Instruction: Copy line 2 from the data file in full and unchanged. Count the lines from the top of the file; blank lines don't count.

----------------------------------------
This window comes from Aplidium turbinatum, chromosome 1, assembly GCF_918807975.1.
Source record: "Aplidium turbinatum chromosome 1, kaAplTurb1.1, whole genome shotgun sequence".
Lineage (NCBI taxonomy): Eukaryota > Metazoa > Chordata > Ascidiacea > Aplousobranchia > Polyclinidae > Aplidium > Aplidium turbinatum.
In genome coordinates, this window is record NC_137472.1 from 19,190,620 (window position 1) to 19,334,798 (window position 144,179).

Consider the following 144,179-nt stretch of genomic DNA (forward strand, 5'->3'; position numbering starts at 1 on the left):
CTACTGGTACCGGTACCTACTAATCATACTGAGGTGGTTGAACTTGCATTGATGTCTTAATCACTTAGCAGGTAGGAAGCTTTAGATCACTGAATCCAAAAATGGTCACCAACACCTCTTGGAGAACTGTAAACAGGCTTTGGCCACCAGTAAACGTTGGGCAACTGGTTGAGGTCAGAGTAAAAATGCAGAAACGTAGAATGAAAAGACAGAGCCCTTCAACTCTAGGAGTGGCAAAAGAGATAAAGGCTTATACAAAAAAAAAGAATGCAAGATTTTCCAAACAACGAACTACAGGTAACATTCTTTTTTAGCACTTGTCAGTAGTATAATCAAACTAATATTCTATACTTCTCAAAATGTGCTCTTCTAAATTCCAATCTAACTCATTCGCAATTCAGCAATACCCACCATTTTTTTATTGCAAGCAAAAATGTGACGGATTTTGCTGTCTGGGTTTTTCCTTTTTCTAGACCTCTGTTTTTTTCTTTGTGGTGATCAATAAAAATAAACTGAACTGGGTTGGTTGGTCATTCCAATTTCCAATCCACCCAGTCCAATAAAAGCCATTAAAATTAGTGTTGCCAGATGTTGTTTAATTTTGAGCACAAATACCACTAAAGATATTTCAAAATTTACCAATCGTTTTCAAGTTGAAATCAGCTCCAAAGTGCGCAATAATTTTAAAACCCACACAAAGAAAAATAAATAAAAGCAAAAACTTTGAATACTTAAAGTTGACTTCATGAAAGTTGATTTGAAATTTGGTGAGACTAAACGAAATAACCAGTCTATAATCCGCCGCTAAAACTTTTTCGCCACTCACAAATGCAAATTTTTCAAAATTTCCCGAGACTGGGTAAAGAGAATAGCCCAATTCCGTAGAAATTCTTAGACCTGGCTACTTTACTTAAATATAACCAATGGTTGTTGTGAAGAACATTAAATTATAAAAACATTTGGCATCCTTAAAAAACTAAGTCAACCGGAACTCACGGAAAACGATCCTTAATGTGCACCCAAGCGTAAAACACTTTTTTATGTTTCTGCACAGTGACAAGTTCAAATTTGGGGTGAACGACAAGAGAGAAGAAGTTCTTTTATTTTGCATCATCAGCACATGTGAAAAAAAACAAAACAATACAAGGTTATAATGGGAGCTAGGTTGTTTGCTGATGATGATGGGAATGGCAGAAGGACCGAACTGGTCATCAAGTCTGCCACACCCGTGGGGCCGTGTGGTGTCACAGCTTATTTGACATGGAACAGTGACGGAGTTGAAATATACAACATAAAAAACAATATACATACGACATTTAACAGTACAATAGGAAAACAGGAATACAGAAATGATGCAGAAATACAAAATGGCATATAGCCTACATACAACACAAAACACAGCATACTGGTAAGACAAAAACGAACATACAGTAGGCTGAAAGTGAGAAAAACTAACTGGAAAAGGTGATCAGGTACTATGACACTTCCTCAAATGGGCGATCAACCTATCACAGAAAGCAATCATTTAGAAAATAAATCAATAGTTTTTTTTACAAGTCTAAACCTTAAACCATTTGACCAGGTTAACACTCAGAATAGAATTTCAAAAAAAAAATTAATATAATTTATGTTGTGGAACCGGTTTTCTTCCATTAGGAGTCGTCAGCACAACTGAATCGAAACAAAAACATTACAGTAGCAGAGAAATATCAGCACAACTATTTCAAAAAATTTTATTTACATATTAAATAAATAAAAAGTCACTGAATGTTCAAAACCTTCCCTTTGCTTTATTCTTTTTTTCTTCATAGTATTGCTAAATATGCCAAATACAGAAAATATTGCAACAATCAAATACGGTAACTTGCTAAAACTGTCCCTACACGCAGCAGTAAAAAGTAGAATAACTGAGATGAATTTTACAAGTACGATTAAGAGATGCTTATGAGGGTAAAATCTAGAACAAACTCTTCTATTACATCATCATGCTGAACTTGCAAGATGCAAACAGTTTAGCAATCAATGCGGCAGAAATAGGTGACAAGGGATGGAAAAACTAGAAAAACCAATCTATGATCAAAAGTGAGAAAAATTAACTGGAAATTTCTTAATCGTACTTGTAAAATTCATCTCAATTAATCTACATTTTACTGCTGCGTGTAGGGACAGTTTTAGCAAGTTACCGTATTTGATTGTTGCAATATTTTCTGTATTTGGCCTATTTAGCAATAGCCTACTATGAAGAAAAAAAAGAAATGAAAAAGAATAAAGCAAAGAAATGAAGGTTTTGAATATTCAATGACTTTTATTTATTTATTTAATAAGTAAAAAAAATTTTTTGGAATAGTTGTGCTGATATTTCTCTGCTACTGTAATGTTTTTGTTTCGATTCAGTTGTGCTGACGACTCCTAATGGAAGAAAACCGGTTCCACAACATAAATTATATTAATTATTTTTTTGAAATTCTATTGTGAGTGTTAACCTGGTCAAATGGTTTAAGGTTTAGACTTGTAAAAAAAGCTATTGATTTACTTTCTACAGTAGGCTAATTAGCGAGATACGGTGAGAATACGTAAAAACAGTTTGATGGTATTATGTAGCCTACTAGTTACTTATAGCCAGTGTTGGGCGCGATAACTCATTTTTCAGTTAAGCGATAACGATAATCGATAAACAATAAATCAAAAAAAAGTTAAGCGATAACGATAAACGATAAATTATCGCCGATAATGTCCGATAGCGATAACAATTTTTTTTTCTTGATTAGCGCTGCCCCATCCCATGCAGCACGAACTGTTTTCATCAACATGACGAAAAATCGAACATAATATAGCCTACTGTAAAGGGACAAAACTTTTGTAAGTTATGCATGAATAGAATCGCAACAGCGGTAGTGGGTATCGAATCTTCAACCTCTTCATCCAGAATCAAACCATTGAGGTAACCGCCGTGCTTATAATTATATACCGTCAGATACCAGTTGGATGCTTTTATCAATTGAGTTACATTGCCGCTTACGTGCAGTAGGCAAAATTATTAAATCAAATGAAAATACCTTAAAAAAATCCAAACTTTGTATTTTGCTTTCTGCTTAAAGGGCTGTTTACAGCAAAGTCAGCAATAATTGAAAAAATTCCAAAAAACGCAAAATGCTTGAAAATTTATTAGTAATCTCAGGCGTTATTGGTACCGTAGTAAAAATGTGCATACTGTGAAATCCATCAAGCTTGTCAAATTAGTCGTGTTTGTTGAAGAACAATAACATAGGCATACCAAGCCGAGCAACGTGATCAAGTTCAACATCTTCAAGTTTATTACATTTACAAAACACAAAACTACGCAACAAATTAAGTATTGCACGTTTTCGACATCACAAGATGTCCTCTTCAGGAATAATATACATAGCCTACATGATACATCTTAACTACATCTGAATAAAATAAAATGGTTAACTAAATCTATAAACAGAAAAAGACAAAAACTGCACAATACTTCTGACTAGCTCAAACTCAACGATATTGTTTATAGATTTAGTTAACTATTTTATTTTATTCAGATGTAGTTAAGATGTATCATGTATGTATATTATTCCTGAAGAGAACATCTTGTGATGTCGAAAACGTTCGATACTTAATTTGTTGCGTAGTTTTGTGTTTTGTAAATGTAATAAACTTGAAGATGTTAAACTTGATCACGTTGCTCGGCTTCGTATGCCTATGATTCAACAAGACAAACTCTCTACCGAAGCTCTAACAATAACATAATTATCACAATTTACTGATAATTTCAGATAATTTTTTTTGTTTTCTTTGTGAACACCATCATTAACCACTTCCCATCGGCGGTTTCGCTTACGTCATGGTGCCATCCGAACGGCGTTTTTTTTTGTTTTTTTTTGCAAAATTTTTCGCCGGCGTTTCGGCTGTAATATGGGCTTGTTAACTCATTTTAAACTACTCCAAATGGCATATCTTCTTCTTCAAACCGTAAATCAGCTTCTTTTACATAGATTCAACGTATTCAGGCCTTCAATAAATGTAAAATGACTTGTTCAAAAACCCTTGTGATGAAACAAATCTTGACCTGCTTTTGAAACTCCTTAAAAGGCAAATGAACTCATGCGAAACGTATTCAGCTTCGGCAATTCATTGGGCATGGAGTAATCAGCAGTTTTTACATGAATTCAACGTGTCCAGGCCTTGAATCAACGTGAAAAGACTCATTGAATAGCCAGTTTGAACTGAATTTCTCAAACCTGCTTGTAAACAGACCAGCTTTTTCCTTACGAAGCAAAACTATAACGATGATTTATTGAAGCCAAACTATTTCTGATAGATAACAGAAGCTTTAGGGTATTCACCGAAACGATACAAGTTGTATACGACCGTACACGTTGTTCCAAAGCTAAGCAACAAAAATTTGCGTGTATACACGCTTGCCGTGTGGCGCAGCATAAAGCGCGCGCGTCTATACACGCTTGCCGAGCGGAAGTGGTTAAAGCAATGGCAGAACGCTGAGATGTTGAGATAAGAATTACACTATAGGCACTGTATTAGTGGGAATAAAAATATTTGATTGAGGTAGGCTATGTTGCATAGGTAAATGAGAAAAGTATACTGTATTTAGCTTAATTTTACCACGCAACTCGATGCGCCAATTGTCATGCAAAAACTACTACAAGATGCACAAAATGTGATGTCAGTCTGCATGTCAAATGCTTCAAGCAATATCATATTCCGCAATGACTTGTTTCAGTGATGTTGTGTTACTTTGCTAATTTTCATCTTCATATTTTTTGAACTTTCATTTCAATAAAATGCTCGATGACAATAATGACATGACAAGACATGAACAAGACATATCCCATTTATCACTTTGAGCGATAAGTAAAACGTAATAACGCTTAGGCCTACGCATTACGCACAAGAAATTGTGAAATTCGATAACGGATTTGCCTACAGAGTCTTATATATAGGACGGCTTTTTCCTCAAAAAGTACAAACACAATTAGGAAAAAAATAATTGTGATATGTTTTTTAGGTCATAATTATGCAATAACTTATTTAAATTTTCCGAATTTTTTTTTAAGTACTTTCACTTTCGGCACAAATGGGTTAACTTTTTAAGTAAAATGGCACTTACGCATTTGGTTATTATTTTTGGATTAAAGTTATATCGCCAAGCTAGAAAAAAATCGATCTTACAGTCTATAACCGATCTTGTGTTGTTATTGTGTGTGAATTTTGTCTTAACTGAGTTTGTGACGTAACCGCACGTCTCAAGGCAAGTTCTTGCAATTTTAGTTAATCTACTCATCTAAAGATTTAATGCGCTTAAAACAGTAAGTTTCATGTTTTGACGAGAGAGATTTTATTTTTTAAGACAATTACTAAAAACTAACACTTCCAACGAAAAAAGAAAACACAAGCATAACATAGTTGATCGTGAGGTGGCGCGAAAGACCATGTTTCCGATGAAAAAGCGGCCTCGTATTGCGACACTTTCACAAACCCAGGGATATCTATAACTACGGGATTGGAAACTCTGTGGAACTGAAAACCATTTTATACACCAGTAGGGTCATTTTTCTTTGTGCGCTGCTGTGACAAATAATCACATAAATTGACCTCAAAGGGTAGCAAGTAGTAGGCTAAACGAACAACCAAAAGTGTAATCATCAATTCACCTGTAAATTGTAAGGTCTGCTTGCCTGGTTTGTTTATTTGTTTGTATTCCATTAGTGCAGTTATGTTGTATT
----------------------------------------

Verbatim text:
Source record: "Aplidium turbinatum chromosome 1, kaAplTurb1.1, whole genome shotgun sequence".